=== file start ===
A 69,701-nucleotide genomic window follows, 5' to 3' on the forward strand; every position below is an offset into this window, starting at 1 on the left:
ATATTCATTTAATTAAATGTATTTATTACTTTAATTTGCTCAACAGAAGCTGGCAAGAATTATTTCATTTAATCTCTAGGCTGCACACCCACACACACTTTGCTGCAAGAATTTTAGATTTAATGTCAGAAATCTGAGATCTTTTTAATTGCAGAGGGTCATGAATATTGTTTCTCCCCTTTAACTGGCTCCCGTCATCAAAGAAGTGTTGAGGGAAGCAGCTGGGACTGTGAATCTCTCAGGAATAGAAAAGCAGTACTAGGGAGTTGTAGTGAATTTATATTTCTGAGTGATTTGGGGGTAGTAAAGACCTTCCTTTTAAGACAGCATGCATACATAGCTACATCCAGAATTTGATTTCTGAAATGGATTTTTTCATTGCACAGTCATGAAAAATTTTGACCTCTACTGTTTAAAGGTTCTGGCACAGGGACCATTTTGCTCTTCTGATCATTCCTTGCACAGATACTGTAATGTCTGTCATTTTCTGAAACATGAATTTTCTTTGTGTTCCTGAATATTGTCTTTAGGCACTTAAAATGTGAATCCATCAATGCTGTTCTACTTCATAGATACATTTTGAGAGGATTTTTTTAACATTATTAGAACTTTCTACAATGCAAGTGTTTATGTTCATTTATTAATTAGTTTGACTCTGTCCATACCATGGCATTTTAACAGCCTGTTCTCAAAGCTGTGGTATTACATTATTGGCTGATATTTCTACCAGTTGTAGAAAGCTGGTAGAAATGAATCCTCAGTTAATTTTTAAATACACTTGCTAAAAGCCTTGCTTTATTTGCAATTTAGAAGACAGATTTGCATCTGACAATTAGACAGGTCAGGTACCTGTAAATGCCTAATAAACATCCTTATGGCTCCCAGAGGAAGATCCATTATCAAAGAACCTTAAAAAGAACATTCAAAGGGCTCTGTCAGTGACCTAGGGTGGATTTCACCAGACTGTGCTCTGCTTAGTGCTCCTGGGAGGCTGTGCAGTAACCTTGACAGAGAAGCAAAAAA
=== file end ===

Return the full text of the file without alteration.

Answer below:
A 69,701-nucleotide genomic window follows, 5' to 3' on the forward strand; every position below is an offset into this window, starting at 1 on the left:
ATATTCATTTAATTAAATGTATTTATTACTTTAATTTGCTCAACAGAAGCTGGCAAGAATTATTTCATTTAATCTCTAGGCTGCACACCCACACACACTTTGCTGCAAGAATTTTAGATTTAATGTCAGAAATCTGAGATCTTTTTAATTGCAGAGGGTCATGAATATTGTTTCTCCCCTTTAACTGGCTCCCGTCATCAAAGAAGTGTTGAGGGAAGCAGCTGGGACTGTGAATCTCTCAGGAATAGAAAAGCAGTACTAGGGAGTTGTAGTGAATTTATATTTCTGAGTGATTTGGGGGTAGTAAAGACCTTCCTTTTAAGACAGCATGCATACATAGCTACATCCAGAATTTGATTTCTGAAATGGATTTTTTCATTGCACAGTCATGAAAAATTTTGACCTCTACTGTTTAAAGGTTCTGGCACAGGGACCATTTTGCTCTTCTGATCATTCCTTGCACAGATACTGTAATGTCTGTCATTTTCTGAAACATGAATTTTCTTTGTGTTCCTGAATATTGTCTTTAGGCACTTAAAATGTGAATCCATCAATGCTGTTCTACTTCATAGATACATTTTGAGAGGATTTTTTTAACATTATTAGAACTTTCTACAATGCAAGTGTTTATGTTCATTTATTAATTAGTTTGACTCTGTCCATACCATGGCATTTTAACAGCCTGTTCTCAAAGCTGTGGTATTACATTATTGGCTGATATTTCTACCAGTTGTAGAAAGCTGGTAGAAATGAATCCTCAGTTAATTTTTAAATACACTTGCTAAAAGCCTTGCTTTATTTGCAATTTAGAAGACAGATTTGCATCTGACAATTAGACAGGTCAGGTACCTGTAAATGCCTAATAAACATCCTTATGGCTCCCAGAGGAAGATCCATTATCAAAGAACCTTAAAAAGAACATTCAAAGGGCTCTGTCAGTGACCTAGGGTGGATTTCACCAGACTGTGCTCTGCTTAGTGCTCCTGGGAGGCTGTGCAGTAACCTTGACAGAGAAGCAAAAAA